Association between sciatica and microbial infection: True infection or culture contamination?

Peleg Ben-Galim*, Nahshon Rand, Michael Giladi, David Schwartz, Ely Ashkenazi, Michael Millgram, Shmuel Dekel, Yizhar Floman

*Corresponding author for this work

Research output: Contribution to journalArticlepeer-review

53 Scopus citations


STUDY DESIGN. Discs were cultured during discectomy from patients with back pain, sciatica, and radiologic evidence of disc herniation causing nerve root compression. OBJECTIVE. To investigate the claim of culpability of bacteria in causing the local inflammatory process seen in patients with disc herniation and radiculopathy. SUMMARY OF BACKGROUND DATA. Bacteria have been cultured from intervertebral discs of patients with sciatica. An infectious etiology for sciatica could have a dramatic effect on treatment options for this common problem. METHODS. To minimize the risk of contamination, the surgeon performed processing and culturing procedures intraoperatively under stringent sterile conditions. Immediately following disc excision, the specimens were divided into 4 pieces, and cultured in various aerobic and anaerobic culture mediums that were incubated for 2 weeks. RESULTS. The 120 specimens from 30 patients underwent bacterial culture growth: 116 were sterile, an 4 aerobic cultures (2 patients) grew coagulase-negative staphylococci, suggestive of contamination. CONCLUSIONS. These results refute the hypothesis that microbial infection plays a role in the pathogenesis of sciatica. It is possible that bacterial growth from discs reported in previous studies was at least partly related to contamination, which we painstakingly avoided by application of rigorous aseptic techniques.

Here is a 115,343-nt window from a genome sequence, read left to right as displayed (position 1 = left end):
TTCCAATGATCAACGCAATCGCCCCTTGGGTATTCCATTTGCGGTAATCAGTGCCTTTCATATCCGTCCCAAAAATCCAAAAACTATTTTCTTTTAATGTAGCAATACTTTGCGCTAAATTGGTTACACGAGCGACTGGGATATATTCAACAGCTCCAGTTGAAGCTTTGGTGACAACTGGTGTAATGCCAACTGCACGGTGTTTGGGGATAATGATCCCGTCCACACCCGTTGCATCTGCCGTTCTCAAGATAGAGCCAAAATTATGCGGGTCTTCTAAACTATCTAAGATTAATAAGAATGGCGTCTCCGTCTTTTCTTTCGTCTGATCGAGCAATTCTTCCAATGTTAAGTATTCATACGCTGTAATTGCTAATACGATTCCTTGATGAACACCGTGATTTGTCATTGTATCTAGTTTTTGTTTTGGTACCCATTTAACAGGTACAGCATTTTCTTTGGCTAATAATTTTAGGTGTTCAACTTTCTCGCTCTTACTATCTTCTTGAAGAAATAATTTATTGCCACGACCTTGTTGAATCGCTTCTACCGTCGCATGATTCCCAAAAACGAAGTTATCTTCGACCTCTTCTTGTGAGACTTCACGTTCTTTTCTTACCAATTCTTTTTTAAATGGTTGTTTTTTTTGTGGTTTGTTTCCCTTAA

Original languageEnglish
Pages (from-to)2507-2509
Number of pages3
Issue number21
StatePublished - Oct 2006


  • Disc inflammation
  • Low back pain
  • Microbial infection
  • Sciatica


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